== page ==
List the numbers of shares you wish to create and their par value. Their par value is the price listed on stock certificates. This is often the lowest value at which a share will be traded.

Include the name and street address of each director on your corporation’s board of directors. A business address is sufficient. Use ours when you hire Active Filings!

Most corporations are general for-profit corporations and aren’t required to complete this section. Benefit corporations must state a specific purpose that explains how they benefit the public. If you are planning to form a B-Corp, check this box.


Your incorporator signs your Articles of Incorporation. Incorporators must include their names and addresses. You need at least one incorporator, but it doesn’t have to be anyone in your corporation. Active Filings will be your incorporator if you hire us to be your registered agent.

Along with your Articles of Incorporation, you’ll have to submit your Initial List, which must be signed by an officer and must include the names and addresses of your president, secretary, treasurer, director and any other officers.

How to Form a Nevada LLC

In most states, you just have to file an Articles of Organization. However, in Nevada, you have to file an Articles of Organization as well as a State Business License and Initial List of Managers or Managing Members. It costs $75 to file your Nevada Articles of Organization, $200 for the State Business License, and another $150 for filing the Initial List of Managers or Managing Members of your LLC (and don’t forget the 2.5% processing fee if paying with a credit card). These two extra documents are mandatory. An outlay of that much money is scary, and you’d hate to file something incorrectly if you file alone. Hire Active Filings, and for just $25 more you can be sure that your Articles and all other paperwork will be expertly filed.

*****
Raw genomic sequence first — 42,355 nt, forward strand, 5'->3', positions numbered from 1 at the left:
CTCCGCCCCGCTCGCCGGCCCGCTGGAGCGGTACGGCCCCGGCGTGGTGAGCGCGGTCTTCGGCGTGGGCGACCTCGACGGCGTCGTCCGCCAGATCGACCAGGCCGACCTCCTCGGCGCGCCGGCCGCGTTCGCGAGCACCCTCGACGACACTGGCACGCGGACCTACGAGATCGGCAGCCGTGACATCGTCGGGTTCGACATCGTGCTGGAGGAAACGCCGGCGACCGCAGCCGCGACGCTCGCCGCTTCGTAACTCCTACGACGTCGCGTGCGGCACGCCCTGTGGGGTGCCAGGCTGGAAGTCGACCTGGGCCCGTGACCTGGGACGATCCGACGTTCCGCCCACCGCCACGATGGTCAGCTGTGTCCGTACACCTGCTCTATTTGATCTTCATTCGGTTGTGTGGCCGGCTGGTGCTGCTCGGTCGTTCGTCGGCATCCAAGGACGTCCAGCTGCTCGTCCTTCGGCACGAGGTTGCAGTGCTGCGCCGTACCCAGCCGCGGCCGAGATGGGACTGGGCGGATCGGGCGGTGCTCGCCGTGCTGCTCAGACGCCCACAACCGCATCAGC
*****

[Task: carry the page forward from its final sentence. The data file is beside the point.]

Your name must include “Limited-Liability Company,” “Limited Company,” or an abbreviation like “LLC.” Example: Slice ‘O Ham, LLC.

You can act as your own registered agent or you can hire a person or business to act as your agent. Registered agents receive important mail and documents from the state, as well as any lawsuits that may be filed against a business. Registered agents have to be able to accept all such correspondence during regular business hours, which is why it often makes sense to hire this service out. Your agent will need to sign the Certificate of Acceptance of Appointment by Registered Agent. If you or another non-commercial person act as your agent, you’ll have to include their Nevada street address, which becomes a part of the permanent public record of the LLC. Keep things simple. Choose Active Filings.

If you want your LLC to have an expiration date, you can include an end date in your Articles of Organization. Skip this section if you want your company to continue indefinitely.